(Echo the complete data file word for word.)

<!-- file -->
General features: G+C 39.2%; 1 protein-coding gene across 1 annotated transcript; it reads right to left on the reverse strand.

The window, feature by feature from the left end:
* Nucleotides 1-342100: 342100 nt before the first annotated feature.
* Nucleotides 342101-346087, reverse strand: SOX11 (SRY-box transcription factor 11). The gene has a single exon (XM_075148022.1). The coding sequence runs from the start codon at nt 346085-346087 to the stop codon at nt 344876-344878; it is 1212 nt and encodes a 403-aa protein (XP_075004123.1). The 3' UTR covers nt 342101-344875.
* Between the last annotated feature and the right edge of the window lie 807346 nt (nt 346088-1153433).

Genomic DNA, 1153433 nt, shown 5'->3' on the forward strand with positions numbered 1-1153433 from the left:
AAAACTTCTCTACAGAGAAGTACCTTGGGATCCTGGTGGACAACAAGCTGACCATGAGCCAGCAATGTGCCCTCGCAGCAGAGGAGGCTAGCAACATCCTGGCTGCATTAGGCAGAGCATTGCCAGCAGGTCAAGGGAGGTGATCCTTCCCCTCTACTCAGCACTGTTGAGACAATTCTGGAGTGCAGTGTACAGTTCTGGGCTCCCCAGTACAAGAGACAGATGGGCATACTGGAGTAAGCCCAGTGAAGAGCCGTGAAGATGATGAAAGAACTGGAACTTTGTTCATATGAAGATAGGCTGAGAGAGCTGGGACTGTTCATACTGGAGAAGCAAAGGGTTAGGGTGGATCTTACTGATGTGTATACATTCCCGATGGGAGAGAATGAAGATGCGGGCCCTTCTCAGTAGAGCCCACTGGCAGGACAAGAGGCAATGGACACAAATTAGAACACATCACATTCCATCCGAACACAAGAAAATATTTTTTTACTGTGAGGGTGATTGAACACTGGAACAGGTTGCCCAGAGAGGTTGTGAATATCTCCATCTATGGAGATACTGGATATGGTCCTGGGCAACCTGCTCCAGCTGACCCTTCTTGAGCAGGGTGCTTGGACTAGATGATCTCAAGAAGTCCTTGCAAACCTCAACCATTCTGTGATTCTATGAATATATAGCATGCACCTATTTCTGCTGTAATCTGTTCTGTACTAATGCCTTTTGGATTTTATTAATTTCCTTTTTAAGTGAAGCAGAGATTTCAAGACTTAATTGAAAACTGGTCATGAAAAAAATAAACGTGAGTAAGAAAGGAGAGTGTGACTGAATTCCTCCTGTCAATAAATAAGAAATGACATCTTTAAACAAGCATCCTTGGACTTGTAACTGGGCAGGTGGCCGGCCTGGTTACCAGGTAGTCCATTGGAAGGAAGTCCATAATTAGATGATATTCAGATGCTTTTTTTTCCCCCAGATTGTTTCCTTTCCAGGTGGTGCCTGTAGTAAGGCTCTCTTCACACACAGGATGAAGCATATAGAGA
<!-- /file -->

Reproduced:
General features: G+C 39.2%; 1 protein-coding gene across 1 annotated transcript; it reads right to left on the reverse strand.

The window, feature by feature from the left end:
* Nucleotides 1-342100: 342100 nt before the first annotated feature.
* Nucleotides 342101-346087, reverse strand: SOX11 (SRY-box transcription factor 11). The gene has a single exon (XM_075148022.1). The coding sequence runs from the start codon at nt 346085-346087 to the stop codon at nt 344876-344878; it is 1212 nt and encodes a 403-aa protein (XP_075004123.1). The 3' UTR covers nt 342101-344875.
* Between the last annotated feature and the right edge of the window lie 807346 nt (nt 346088-1153433).

Genomic DNA, 1153433 nt, shown 5'->3' on the forward strand with positions numbered 1-1153433 from the left:
AAAACTTCTCTACAGAGAAGTACCTTGGGATCCTGGTGGACAACAAGCTGACCATGAGCCAGCAATGTGCCCTCGCAGCAGAGGAGGCTAGCAACATCCTGGCTGCATTAGGCAGAGCATTGCCAGCAGGTCAAGGGAGGTGATCCTTCCCCTCTACTCAGCACTGTTGAGACAATTCTGGAGTGCAGTGTACAGTTCTGGGCTCCCCAGTACAAGAGACAGATGGGCATACTGGAGTAAGCCCAGTGAAGAGCCGTGAAGATGATGAAAGAACTGGAACTTTGTTCATATGAAGATAGGCTGAGAGAGCTGGGACTGTTCATACTGGAGAAGCAAAGGGTTAGGGTGGATCTTACTGATGTGTATACATTCCCGATGGGAGAGAATGAAGATGCGGGCCCTTCTCAGTAGAGCCCACTGGCAGGACAAGAGGCAATGGACACAAATTAGAACACATCACATTCCATCCGAACACAAGAAAATATTTTTTTACTGTGAGGGTGATTGAACACTGGAACAGGTTGCCCAGAGAGGTTGTGAATATCTCCATCTATGGAGATACTGGATATGGTCCTGGGCAACCTGCTCCAGCTGACCCTTCTTGAGCAGGGTGCTTGGACTAGATGATCTCAAGAAGTCCTTGCAAACCTCAACCATTCTGTGATTCTATGAATATATAGCATGCACCTATTTCTGCTGTAATCTGTTCTGTACTAATGCCTTTTGGATTTTATTAATTTCCTTTTTAAGTGAAGCAGAGATTTCAAGACTTAATTGAAAACTGGTCATGAAAAAAATAAACGTGAGTAAGAAAGGAGAGTGTGACTGAATTCCTCCTGTCAATAAATAAGAAATGACATCTTTAAACAAGCATCCTTGGACTTGTAACTGGGCAGGTGGCCGGCCTGGTTACCAGGTAGTCCATTGGAAGGAAGTCCATAATTAGATGATATTCAGATGCTTTTTTTTCCCCCAGATTGTTTCCTTTCCAGGTGGTGCCTGTAGTAAGGCTCTCTTCACACACAGGATGAAGCATATAGAGA